WHO: Could be up to 10k New Cases of Ebola per Week in Couple of Months

In the most threatening alert till date over the Ebola epidemic, the World Health Organisation reports that there could be as much as 10,000 new infections from the dangerous disease per week inside two months.download

What’s more intense, the death rate in the present Ebola epodemic has elevated to 70 percent.

Dr Bruce Aylward, assistant director general of WHO stated that if nations do not step on the gas in containing the propagate of the harmful virus over the upcoming 2 months, “a many more individuals will die with a spiraling number of situations – as much as 10,000 cases per week in coming 60 days”.With respect to Aylward, in the previous 4 weeks, there have been around 1,000 new situations per week.

The caution comes a next day WHO director general Margaret Chan said that the current Ebola epidemic is the “most serious acute health emergency in current times”. With respect to her, the outbreak has shown that “the globe is ill-prepared to react to any serious, continual and harmful public health emergency”.

In a declaration, she said “I have certainly not seen a health event warned the very survival of communities and authorities in already very poor nations. I have certainly not seen an infectious disease play a role so strongly to prospective state failure”.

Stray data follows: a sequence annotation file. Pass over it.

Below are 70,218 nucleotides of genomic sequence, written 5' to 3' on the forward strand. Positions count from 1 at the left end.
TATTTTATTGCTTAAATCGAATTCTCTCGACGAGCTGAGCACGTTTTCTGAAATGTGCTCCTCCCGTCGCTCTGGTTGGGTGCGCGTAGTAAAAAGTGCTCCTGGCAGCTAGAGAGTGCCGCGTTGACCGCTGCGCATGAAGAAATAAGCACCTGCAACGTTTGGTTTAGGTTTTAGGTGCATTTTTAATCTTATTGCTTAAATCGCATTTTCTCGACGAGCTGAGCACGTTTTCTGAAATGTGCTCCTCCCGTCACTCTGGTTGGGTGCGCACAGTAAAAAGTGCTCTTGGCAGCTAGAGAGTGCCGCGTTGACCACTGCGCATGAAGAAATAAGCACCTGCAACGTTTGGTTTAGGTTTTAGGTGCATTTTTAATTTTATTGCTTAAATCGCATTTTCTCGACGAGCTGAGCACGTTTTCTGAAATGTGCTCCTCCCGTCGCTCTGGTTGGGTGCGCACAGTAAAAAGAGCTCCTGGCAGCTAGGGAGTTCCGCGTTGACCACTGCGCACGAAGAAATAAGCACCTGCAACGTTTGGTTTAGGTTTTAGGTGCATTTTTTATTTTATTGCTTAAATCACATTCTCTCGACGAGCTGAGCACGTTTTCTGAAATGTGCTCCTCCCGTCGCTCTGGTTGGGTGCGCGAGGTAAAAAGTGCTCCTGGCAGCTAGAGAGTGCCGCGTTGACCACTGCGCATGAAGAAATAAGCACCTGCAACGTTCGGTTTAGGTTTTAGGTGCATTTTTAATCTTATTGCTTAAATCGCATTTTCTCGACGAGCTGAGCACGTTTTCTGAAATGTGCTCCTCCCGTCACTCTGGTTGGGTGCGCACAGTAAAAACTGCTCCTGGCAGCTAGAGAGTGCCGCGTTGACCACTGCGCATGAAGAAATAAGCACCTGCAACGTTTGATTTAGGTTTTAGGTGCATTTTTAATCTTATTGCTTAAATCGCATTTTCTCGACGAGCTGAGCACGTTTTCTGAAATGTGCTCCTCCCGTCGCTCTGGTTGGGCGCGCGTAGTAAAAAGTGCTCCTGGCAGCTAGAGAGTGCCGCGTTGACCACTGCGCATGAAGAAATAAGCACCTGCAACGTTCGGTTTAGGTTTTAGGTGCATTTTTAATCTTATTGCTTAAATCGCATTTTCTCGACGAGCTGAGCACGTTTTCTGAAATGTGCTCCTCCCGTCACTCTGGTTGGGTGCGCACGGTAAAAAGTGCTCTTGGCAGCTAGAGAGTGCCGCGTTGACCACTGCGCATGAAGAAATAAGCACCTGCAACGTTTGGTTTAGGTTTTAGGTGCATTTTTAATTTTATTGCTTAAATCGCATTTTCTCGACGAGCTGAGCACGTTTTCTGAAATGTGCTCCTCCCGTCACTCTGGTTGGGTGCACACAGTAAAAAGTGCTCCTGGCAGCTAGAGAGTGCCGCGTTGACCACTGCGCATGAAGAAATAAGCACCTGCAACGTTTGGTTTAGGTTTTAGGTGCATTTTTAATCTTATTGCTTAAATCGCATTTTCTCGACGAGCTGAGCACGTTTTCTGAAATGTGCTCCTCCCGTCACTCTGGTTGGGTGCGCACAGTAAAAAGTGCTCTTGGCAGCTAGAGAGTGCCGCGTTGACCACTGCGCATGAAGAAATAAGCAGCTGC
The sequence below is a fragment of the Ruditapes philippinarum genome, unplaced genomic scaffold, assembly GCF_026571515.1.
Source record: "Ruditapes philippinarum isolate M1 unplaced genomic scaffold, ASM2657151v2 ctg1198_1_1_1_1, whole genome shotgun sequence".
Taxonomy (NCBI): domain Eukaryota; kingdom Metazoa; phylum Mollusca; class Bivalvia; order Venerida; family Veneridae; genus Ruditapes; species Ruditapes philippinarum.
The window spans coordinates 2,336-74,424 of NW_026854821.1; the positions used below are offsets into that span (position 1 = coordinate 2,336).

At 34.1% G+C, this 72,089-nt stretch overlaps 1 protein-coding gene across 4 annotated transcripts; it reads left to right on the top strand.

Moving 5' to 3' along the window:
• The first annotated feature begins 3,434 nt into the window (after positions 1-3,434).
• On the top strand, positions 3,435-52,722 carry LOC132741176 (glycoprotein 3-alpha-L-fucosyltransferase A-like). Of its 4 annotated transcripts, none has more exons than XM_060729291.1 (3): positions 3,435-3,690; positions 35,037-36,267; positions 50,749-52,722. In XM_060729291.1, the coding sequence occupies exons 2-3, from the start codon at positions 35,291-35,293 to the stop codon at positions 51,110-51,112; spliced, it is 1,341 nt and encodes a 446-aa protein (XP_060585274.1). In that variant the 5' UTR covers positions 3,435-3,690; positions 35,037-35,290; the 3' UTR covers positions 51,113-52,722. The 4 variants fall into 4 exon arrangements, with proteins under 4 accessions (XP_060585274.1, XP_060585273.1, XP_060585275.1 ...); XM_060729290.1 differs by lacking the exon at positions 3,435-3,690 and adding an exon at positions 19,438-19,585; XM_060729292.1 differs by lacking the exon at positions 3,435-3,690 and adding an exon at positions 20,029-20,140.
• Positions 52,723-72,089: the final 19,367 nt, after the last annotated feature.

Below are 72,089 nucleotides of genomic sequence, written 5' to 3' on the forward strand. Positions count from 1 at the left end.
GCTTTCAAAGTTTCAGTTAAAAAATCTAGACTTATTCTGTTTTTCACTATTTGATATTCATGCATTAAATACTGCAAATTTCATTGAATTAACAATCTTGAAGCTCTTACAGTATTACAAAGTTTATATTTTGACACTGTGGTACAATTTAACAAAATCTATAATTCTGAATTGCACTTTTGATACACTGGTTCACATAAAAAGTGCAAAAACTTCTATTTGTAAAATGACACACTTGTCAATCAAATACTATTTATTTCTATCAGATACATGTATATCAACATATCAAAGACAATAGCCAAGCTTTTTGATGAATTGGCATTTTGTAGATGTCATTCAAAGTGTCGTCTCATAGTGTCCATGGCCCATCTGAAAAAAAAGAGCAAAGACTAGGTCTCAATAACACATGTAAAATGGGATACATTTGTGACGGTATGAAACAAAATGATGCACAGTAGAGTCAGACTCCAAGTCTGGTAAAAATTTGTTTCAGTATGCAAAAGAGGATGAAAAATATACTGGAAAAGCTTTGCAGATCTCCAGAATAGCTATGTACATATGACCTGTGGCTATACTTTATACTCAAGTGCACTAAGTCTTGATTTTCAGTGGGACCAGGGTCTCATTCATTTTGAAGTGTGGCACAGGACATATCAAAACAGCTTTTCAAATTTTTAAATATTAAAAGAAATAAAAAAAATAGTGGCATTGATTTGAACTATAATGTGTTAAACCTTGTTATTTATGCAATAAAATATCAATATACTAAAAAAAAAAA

Meanwhile Britain’s biggest airport – Heathrow began screening travellers for Ebola from Tuesday.

Health secretary Jeremy Hunt declared on Monday that travellers from at-risk nations will have their temperature taken, finish a risk questionnaire and have contact information noted.

Testing at Gatwick and Eurostar terminals would begin in the coming week. Hunt said he estimated the expected numbers of those getting contaminated with the virus in UK to be under double figures for the coming 3 months.

Currently, there have been 4,033 validated deaths and 8,399 proved, possible and assumed cases of Ebola noted in seven nations, although widespread transmission is restricted to Liberia, Sierra Leone and Guinea.